My late rebbe, R' Zalman Schachter-Shalomi, zt"l, (זכר צדיק לברכה) was a master storyteller. He taught: "a good story is one where the mind surprises the heart". "A Year of Stories" is dedicated to his memory. I invite you to forward the link to these stories so that they find their way into the hearts of other tellers and listeners.
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Minyan Oneg Shabbat. Thank you.
One way that I understand teshuvah is as the process through which we re-align ourselves - with our community, with G!d, and with ourselves. Every year my understanding of how to do teshuva grows and deepens. I'd like to share two teachings I am taking with me into the Yamim Noraim, the Days of Awe, which begin tomorrow evening. Two teachings intersect on what it means to re-align and return to ourselves. The first is from a likely source, Rav Abraham Isaac Kook, the first chief rabbi of the holy land. The second is from an unlikely source, Grateful Dead lyricist Robert Hunter.
Rav Kook teaches:
כל אדם צריך לדעת, שקרוי הוא לעבוד על פי אופן ההכרה וההרגשה המיוחד שלו, על פי שרש נשמתו...
Every person must know that he is called to serve in a way that is compatible with his unique
way of knowing and feeling, true to the core (root) of his soul...
Beautiful. Each of us was born with a unique life to live and only we alone can accomplish what we were created to do.
Rav Kook continues:
חיב אדם לומר בשבילי נברה העולם
A person is required to say, "the world was created for me."
Now this phrase from the Mishna (Sanhedrin 37a) is often translated 'the word was created for my sake', which is what is means here. But perhaps Rav Kook is engaged in some wordplay. For if we break the preposition בשבילי down to its component parts, noticing that the word שביל, meaning path, is embedded within, we could translate it as "along the path that is mine" (and mine alone). How liberating. The world was created with my path already in it, and there are things along that path that only I am able to rectify, including of course, myself.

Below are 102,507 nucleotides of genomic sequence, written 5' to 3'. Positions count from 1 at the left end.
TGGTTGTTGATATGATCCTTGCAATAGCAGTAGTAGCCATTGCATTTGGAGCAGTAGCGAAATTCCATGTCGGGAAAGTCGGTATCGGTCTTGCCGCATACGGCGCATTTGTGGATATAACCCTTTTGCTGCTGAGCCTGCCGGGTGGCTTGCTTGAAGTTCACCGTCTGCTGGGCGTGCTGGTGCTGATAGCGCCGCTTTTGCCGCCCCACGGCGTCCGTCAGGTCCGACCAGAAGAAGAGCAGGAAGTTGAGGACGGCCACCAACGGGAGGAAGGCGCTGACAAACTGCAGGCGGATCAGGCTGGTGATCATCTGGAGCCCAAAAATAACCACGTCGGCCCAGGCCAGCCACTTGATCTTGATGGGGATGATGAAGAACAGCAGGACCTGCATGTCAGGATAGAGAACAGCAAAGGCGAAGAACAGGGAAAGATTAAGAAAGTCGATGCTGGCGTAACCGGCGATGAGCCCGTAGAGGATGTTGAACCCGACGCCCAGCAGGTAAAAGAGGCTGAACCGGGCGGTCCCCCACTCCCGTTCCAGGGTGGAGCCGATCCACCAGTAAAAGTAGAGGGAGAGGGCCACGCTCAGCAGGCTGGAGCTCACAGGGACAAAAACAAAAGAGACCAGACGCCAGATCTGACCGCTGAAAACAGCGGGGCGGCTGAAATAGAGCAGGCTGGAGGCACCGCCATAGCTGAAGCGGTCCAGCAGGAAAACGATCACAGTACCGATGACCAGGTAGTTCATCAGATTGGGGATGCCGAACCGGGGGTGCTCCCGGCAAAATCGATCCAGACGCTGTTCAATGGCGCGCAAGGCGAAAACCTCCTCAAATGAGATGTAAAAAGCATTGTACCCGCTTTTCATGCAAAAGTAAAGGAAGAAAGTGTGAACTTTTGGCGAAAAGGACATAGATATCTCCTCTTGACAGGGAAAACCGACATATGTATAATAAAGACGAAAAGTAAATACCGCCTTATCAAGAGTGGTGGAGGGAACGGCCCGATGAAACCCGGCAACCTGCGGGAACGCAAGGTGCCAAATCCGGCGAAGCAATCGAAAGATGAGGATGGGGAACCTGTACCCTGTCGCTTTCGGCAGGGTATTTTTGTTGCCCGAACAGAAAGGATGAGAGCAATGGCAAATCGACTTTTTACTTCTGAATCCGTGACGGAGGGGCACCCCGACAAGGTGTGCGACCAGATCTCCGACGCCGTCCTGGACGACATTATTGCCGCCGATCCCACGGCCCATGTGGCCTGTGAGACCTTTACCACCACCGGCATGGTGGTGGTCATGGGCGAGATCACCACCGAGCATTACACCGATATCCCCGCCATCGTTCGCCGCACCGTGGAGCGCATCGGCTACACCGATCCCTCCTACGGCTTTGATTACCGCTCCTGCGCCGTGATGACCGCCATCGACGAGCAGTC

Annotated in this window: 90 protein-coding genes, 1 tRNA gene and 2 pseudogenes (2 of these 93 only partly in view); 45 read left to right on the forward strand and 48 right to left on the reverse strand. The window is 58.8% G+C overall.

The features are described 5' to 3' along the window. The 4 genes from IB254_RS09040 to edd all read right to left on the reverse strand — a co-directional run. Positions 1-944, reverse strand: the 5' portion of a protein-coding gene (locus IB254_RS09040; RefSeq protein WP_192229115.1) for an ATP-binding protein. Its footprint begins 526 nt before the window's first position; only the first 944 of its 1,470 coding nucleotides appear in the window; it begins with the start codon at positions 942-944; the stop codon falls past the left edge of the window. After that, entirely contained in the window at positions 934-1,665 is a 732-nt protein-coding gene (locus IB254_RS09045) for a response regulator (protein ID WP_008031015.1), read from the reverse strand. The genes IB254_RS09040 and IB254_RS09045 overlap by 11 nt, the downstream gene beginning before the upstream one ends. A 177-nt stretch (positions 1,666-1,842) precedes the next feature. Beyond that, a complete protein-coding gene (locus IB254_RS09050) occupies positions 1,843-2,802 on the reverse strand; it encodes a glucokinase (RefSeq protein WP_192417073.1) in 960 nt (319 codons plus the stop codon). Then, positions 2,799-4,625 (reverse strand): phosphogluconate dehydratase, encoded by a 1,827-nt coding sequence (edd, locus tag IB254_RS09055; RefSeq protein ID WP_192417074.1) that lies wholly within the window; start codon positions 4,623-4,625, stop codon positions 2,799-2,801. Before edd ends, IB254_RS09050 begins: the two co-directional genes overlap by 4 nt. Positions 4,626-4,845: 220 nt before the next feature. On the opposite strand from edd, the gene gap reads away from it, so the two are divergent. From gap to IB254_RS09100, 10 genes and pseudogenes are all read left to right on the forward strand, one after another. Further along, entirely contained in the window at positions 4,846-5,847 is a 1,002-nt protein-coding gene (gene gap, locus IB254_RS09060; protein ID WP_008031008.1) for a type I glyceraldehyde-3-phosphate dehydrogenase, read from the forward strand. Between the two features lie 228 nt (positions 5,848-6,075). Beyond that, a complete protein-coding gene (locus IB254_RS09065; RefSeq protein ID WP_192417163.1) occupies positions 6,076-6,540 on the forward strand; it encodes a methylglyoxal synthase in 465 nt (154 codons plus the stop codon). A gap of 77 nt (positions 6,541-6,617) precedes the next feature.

When we recognize the truth of this, Rav Kook teaches that "this humble greatness validates the person and leads him to the higher wholeness which stands and awaits him, and as he takes steps on this confident way of life, on his own particular path, on his own unique 'route of the righteous ones', he will be filled with life courage and spiritual joy, and G!d-light will be revealed to him."
My friend and colleague Rabbi Nadya Gross has this little gem next to the photo on her Skype ID, "Be yourself. Everyone else is already taken." Each of us has our own unique calling, our own unique path. Wow, you mean that I do not have to compare myself to the accomplishments and life journies of others. Of course, living life like that is a challenge.
A few mornings ago during my daily davvenen (divining?), I couldn't help but notice a finch hovering above the sunflowers in my garden. When the finch took flight into the distance, I wondered, "How does she know where to go?" Indeed, how do I know where to go?
One way is through my daily spiritual practice, which if I am so blessed puts me in a state of receptivity to guidance from the "true core of my soul", guidance that is intended for me and me alone. When I follow that guidance, I am doing teshuvah, re-aligning myself with what I sense to have been G!d's dream for me from the beginning. Perhaps before the beginning.
Has Rav Kook's name ever been mentioned in the same breath as Robert Hunter and The Grateful Dead? This could be a first. These lyrics are from the song Ripple, written by Robert Hunter, which lovingly express some of Rav Kook's mystical teachings, clothed in a melody by Jerry Garcia as sweet as apples and honey. Enjoy.
Reach out your hand if your cup be empty
If your cup is full may it be again
Let it be known there is a fountain
That was not made by the hands of man.
There is a road, no simple highway
Between the dawn and the dark of night
And if you go no one may follow
That path is for your steps alone.
(Everybody sing: lai la lai lai lai...) Nice...the song ends with a niggun!
Shana tovah U'm'tukah - a sweet and song-filled new year to you.
Much love and blessings,
Mark Novak is a "free-range" rabbi who lives in Washington DC and works, well, just about everywhere. In 2012 he founded Minyan Oneg Shabbat, home to MOSH (Minyan Oneg Shabbat), MindfulMOSH (Jewish mindfulness gathering), and